Freezing Rain vs. Sleet, the Differences

Two dreaded winter weather conditions are freezing rain and sleet.  Countless commutes, road trips and walks across parking lots have been complicated by these headaches.  In addition to being inconvenient, both can create hazards on roadways and walkways.  Although they are both nuisances, there are differences between the two. 

Freezing Rain and Sleet Similarities

Freezing rain and sleet form when liquid raindrops from a layer of warm air well above the surface fall into a layer of freezing air near the ground.  Atmospheric conditions impact the outcome.  The thickness of the layer of freezing air determines which type of precipitation is formed.

Freezing Rain and Sleet Differences

freezing rain and sleet diagramFreezing rain occurs when the atmosphere is too warm for snow.  When the layer of freezing air is so thin that the raindrops do not have ample time to freeze, freezing rain is formed.  The raindrops freeze on contact with the ground when the ground is at or below freezing.   On roadways it is often called “black ice” because it can go unseen by drivers causing treacherous conditions.   It can also form on contact with other surfaces such as trees, cars and power lines.

If the layer of freezing air along the surface is thicker, sleet occurs.  The raindrops freeze before reaching the ground.  Unlike freezing rain, sleet bounces on contact with the ground instead of coating it.  Sleet can accumulate like snow.

So Which is Worse?

Sure it’s annoying when sleet is pelting your face, but many experts believe the larger danger comes from freezing rain.   As mentioned above, freezing rain coats surfaces.  Yes it may be beautiful to see an ice coated tree but it’s also very dangerous.  The weight is often heavy enough to bring down tree branches and power lines.  Just a 1/2-inch accumulation on power lines can add 500 pounds of extra weight.

Freezing rain is also sneaky.  Since it falls as rain initially, its treachery can be overlooked.  Often times motorists and pedestrians don’t even know that it has formed until they’ve lost control of their vehicle or taken a fall.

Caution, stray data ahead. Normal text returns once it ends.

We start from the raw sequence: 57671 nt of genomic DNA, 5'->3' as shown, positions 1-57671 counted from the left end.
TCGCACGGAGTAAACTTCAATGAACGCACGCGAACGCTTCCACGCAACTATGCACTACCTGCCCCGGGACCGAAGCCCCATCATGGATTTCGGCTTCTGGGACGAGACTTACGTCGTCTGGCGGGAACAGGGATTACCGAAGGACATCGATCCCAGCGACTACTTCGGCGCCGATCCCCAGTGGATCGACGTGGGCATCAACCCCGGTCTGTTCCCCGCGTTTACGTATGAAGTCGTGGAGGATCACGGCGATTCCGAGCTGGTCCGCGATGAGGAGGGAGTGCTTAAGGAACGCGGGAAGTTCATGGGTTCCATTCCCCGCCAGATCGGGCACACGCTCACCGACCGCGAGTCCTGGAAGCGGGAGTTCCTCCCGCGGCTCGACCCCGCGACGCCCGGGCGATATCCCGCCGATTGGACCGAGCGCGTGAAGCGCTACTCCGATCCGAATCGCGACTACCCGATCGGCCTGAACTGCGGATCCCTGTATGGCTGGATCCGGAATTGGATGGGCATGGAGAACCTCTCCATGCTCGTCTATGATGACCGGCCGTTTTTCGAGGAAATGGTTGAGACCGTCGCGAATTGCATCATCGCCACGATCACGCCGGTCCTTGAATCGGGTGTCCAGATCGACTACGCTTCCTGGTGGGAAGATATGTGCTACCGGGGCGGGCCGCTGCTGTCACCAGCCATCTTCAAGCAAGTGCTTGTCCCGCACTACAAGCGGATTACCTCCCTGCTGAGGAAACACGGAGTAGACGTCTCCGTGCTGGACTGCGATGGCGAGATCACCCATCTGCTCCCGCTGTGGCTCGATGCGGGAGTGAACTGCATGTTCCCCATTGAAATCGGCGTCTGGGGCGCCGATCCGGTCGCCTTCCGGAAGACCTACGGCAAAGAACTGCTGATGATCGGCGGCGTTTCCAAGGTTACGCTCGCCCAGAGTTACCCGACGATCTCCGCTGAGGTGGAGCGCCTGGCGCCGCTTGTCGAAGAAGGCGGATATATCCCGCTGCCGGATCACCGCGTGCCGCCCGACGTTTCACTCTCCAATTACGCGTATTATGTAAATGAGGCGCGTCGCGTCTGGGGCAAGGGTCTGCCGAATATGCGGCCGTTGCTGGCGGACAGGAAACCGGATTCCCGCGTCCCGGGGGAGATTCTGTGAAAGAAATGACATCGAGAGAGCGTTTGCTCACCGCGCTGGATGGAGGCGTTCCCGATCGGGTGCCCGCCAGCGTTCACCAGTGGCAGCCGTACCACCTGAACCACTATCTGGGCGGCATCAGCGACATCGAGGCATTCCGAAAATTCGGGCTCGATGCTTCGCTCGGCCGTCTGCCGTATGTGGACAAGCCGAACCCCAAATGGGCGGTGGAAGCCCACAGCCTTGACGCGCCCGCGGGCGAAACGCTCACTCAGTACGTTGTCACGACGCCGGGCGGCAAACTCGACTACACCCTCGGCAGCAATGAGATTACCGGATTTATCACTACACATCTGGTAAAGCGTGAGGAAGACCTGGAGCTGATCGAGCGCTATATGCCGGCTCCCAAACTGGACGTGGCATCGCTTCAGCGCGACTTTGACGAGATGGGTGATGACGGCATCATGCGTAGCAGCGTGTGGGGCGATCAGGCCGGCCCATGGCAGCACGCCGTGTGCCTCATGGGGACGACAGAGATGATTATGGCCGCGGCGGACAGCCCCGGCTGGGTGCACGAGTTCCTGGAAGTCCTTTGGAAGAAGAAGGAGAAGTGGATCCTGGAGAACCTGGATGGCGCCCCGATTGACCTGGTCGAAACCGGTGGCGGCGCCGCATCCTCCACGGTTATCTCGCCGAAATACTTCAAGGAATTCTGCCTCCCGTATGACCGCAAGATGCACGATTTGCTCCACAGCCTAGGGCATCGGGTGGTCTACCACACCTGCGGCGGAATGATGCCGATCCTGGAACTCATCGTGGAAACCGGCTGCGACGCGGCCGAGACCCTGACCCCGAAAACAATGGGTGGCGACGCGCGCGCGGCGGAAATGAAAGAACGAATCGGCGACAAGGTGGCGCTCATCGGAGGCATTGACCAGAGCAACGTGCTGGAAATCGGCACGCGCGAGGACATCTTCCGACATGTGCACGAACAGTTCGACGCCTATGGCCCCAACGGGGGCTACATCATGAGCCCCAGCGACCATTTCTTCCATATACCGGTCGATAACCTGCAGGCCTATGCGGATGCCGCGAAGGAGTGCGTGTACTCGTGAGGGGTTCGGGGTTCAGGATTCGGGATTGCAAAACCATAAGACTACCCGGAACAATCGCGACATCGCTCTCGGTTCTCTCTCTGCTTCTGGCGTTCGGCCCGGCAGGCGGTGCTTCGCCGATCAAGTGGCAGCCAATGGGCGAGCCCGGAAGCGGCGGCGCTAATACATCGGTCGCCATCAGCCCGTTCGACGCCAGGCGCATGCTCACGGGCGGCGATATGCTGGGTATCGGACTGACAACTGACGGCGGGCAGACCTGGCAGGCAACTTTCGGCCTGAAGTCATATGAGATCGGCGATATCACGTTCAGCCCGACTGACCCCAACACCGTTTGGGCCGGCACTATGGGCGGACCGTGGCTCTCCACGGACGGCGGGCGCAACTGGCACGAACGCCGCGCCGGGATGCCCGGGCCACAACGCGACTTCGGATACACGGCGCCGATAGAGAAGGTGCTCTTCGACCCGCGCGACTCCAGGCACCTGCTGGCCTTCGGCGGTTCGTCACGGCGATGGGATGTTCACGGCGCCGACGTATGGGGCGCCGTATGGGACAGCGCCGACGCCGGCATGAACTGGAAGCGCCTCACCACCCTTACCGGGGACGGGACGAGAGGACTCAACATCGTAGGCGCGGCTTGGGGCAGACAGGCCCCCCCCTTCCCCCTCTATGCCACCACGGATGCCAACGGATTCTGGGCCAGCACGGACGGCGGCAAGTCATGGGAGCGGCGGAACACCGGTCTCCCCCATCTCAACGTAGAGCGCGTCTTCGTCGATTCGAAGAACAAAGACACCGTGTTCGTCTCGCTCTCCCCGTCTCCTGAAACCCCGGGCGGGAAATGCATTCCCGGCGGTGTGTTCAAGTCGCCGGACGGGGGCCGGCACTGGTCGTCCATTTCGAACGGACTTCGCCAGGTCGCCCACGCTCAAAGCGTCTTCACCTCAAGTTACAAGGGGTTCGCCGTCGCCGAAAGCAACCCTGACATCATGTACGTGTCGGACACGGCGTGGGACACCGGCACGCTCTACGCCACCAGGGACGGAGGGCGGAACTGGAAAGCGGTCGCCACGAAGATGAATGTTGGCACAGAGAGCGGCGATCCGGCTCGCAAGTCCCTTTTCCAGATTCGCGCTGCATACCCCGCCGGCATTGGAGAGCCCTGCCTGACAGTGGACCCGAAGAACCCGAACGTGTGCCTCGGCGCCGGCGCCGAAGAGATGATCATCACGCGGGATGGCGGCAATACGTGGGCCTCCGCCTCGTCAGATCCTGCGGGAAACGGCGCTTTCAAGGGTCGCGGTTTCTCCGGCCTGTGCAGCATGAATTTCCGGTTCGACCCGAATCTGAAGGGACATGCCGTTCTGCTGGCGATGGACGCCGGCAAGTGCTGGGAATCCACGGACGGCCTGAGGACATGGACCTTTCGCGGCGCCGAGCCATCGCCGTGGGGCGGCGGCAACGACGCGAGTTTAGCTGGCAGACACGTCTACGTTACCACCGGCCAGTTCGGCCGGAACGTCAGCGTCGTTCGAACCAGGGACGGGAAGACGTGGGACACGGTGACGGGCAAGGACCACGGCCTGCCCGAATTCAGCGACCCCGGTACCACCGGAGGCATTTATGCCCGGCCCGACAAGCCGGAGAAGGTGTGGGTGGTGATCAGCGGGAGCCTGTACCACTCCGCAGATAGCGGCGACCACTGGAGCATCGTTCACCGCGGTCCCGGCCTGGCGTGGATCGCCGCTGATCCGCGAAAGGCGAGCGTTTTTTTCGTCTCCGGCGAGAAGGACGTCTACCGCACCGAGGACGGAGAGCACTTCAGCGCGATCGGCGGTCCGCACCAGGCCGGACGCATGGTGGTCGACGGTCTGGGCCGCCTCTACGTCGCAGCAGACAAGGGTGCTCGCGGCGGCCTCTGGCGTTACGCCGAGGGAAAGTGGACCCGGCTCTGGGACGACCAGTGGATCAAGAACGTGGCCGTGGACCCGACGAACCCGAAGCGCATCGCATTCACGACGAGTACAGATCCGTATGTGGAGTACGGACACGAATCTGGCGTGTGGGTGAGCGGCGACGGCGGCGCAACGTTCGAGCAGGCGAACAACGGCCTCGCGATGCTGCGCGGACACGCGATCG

Freezing rain is also harder to get rid of than sleet.  Unlike sleet, it cannot be plowed and pushed out of the way.

Bear in mind that ice created by freezing rain at a depth as low as 0.012 inches deep is just as slick as ice created by freezing rain at a depth of 0.25 inches or more, even though the 0.25 is nearly 21 times as much ice and would require nearly 21 times as much deicer to melt it. Also note that the “thin ice” can actually be more dangerous since it can be invisible or appear wet on many surfaces.

Minimizing the Effects of Freezing Rain and Sleet

We can’t control the weather but we can certainly try to mitigate its effects.  When the forecast calls for freezing rain or sleet, be proactive.  Pre-treat sidewalks, parking lots, steps and roadways with a liquid anti-icer such as salt brine.  Salt brine prevents ice from bonding with surfaces and lowers the temperature at which water freezes.  Monitor the storm and reapply as necessary.  After the storm a deicer maybe necessary to prevent refreezing.

The Cope Company Salt offers salt brine and other salt products that assist in eliminating freezing rain and sleet that is already on the ground.  For more information on combating freezing rain and sleet CONTACT US. 


Sources:  The National Weather Service, Snow and Ice Management Association, The Weather Channel


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